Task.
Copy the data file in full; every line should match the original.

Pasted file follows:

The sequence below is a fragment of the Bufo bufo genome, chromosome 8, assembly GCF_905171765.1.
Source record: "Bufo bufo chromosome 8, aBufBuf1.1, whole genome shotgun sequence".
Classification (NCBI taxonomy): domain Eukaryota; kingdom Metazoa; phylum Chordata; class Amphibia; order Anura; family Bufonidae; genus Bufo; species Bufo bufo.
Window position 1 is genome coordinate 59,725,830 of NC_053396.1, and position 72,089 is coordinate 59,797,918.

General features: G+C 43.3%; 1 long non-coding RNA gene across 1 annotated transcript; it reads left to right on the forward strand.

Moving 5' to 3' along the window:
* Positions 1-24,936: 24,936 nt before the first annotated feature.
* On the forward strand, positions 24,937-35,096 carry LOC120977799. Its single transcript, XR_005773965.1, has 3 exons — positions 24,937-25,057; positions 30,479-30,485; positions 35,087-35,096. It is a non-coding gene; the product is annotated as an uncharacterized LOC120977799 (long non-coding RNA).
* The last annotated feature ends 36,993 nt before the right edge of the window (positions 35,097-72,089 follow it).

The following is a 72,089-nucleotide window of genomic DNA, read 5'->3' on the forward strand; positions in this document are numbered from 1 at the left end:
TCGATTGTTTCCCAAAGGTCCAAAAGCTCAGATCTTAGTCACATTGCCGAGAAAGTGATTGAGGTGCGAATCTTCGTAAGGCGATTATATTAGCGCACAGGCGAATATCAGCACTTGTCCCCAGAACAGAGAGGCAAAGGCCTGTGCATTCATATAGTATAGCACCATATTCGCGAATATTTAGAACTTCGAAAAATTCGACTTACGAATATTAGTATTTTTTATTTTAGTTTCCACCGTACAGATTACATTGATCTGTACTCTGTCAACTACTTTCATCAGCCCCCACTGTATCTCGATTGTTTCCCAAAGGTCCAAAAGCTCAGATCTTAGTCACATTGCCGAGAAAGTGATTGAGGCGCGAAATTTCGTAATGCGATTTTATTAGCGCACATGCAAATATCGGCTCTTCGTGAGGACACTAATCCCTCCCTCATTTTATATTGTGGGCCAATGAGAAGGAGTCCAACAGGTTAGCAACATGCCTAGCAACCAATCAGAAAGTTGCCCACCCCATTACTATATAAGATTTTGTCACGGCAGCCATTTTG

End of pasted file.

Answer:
The sequence below is a fragment of the Bufo bufo genome, chromosome 8, assembly GCF_905171765.1.
Source record: "Bufo bufo chromosome 8, aBufBuf1.1, whole genome shotgun sequence".
Classification (NCBI taxonomy): domain Eukaryota; kingdom Metazoa; phylum Chordata; class Amphibia; order Anura; family Bufonidae; genus Bufo; species Bufo bufo.
Window position 1 is genome coordinate 59,725,830 of NC_053396.1, and position 72,089 is coordinate 59,797,918.

General features: G+C 43.3%; 1 long non-coding RNA gene across 1 annotated transcript; it reads left to right on the forward strand.

Moving 5' to 3' along the window:
* Positions 1-24,936: 24,936 nt before the first annotated feature.
* On the forward strand, positions 24,937-35,096 carry LOC120977799. Its single transcript, XR_005773965.1, has 3 exons — positions 24,937-25,057; positions 30,479-30,485; positions 35,087-35,096. It is a non-coding gene; the product is annotated as an uncharacterized LOC120977799 (long non-coding RNA).
* The last annotated feature ends 36,993 nt before the right edge of the window (positions 35,097-72,089 follow it).

The following is a 72,089-nucleotide window of genomic DNA, read 5'->3' on the forward strand; positions in this document are numbered from 1 at the left end:
TCGATTGTTTCCCAAAGGTCCAAAAGCTCAGATCTTAGTCACATTGCCGAGAAAGTGATTGAGGTGCGAATCTTCGTAAGGCGATTATATTAGCGCACAGGCGAATATCAGCACTTGTCCCCAGAACAGAGAGGCAAAGGCCTGTGCATTCATATAGTATAGCACCATATTCGCGAATATTTAGAACTTCGAAAAATTCGACTTACGAATATTAGTATTTTTTATTTTAGTTTCCACCGTACAGATTACATTGATCTGTACTCTGTCAACTACTTTCATCAGCCCCCACTGTATCTCGATTGTTTCCCAAAGGTCCAAAAGCTCAGATCTTAGTCACATTGCCGAGAAAGTGATTGAGGCGCGAAATTTCGTAATGCGATTTTATTAGCGCACATGCAAATATCGGCTCTTCGTGAGGACACTAATCCCTCCCTCATTTTATATTGTGGGCCAATGAGAAGGAGTCCAACAGGTTAGCAACATGCCTAGCAACCAATCAGAAAGTTGCCCACCCCATTACTATATAAGATTTTGTCACGGCAGCCATTTTG